The question is posed in the film "Who Does She Think She Is?" which premiered in New York last week. The doc is a timely look at women and the creative life from director Pamela Tanner Boll, co-executive producer of Oscar winner "Born Into Brothels," and co-director Nancy Kennedy, an editor whose credits include Sundance winner "Why We Fight."
Boll follows the paths of five female artists who are also mothers, a dual role that has proved untenable for most women through most of history and that proves challenging, to say the least, for the subjects of the film. "Who Does She Think She Is?" poses the bigger question of whether women really do still have to choose between having a family and being what you would call a working artist. In it, we see the subjects struggling with the work and guilt involved in balancing self-expression and family care. We hear from academics about the devaluation of women's child-care role and the historical suppression of female creativity. And we're presented with stats: Women make up 80% of art-school classes but about 20% of working artists. From 2001 to 2004 the percentage of female artists among exhibitions at the Guggenheim was 11%, at the Tate Modern and LACMA it was 2%, and at the permanent collection at MoMA it was 4%.
Sound familiar? Like many industries, advertising isn't a model of gender equality, and it's in its creative precincts where the imbalance is most pronounced. We know that women are not underrepresented in ad schools, but -- hands off your keyboard (not that a search would really help here) -- can you name five female executive creative directors?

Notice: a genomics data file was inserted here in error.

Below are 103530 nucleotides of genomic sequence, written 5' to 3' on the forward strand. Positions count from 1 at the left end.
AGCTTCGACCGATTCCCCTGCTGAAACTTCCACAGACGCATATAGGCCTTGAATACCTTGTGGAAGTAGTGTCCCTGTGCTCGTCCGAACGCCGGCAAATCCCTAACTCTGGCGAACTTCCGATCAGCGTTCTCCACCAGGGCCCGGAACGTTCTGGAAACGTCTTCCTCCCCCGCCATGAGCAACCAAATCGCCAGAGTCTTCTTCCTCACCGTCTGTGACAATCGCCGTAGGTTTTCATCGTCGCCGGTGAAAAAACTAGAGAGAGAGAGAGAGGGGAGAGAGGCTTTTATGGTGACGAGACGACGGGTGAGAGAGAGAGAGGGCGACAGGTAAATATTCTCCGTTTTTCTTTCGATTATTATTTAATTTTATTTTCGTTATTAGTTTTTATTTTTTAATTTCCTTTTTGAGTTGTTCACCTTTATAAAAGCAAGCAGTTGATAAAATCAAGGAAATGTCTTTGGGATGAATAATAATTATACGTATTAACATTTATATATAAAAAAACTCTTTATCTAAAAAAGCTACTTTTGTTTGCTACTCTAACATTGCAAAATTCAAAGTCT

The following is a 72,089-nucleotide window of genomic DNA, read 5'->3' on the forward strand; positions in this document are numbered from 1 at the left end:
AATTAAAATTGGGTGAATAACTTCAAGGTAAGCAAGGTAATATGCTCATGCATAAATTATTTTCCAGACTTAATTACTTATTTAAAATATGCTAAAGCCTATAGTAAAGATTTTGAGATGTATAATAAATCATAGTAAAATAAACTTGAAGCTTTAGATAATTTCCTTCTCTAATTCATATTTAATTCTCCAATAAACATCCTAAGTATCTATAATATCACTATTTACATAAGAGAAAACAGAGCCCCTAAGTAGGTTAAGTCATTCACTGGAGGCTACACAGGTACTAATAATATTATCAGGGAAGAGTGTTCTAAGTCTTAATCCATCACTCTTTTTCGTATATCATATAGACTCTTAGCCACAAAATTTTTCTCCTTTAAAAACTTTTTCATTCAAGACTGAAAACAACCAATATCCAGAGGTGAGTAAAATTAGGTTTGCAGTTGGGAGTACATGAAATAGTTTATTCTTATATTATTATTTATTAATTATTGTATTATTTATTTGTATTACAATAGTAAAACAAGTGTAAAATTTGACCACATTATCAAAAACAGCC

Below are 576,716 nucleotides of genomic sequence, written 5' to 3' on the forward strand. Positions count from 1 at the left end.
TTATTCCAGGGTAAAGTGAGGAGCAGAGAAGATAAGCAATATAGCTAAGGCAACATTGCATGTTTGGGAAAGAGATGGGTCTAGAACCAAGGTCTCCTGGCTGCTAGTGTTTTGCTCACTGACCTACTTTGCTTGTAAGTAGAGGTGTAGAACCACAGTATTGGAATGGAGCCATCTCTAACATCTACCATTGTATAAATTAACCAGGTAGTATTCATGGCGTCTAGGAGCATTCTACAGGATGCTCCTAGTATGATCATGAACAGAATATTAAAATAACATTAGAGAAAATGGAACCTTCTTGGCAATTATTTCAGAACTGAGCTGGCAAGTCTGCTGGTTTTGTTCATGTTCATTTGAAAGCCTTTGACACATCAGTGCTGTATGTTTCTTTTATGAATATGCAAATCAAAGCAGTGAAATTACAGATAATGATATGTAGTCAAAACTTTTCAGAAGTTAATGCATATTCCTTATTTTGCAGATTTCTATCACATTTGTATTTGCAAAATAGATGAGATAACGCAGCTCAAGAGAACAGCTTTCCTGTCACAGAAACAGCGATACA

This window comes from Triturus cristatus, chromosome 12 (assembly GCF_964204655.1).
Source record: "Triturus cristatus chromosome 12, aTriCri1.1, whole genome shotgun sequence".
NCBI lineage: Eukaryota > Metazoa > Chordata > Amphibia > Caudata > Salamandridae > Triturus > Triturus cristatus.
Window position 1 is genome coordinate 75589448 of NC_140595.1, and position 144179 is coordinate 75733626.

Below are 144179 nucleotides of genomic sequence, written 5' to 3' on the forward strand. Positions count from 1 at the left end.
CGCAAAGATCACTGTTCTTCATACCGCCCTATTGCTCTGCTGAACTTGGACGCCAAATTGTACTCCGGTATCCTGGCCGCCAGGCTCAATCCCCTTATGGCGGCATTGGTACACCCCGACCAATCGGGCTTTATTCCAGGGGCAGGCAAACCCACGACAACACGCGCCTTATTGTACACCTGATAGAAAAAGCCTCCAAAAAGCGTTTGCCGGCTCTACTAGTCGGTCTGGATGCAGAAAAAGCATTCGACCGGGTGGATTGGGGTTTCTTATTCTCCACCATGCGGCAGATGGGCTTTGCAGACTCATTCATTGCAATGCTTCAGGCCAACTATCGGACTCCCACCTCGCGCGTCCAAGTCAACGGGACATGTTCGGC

We've discussed the Whither Female Creatives issue in these pages before, and you'll no doubt recall Neil French's famous bit of insight on the gender gap (female creatives, he said, can't hack the lifestyle and leave to "suckle something" before establishing big careers). There are many factors that contribute to the lopsided numbers -- agency culture and the male energy that's traditionally pervaded the industry among them. But, as "Who Does She Think She Is?" asks, are making a life from creativity and creating and nurturing life mutually exclusive?
Artist and creative director are, of course, vastly different careers, but they are similarly all-encompassing. "It's human to create, to make things," says Boll. "When you get older though, it's hard for anyone to be creative for a living. For women, if you don't have a strong support system to back you up in terms of your kids, it's doubly hard. And in our society, that support isn't always there."
One can see some of the more obvious forms of sexism dissipating as new generations shed layers of gender baggage. But the motherhood/creativity tension remains.
Women, we are told, have power, as we make most of the purchasing decisions. But women are making these decisions because they are still the ones mainly charged with running a home. And while images of well-groomed celeb moms are now an inescapable blight, the reality is that most women are running their homes without battalions of helpers.
"Until we have some kind of system in place where women can afford to have good child care, it's going to be tough," says Boll. This is, of course, an issue that transcends job description.
"The film is about art, but it's really about the struggle that I think women are still in -- to pay attention to their own cares, their own work, without being pulled into someone else's orbit, without feeling or being called selfish. We are still teetering back and forth on that edge."
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Teressa Iezzi is the editor of Creativity magazine and Creativity-Online.com.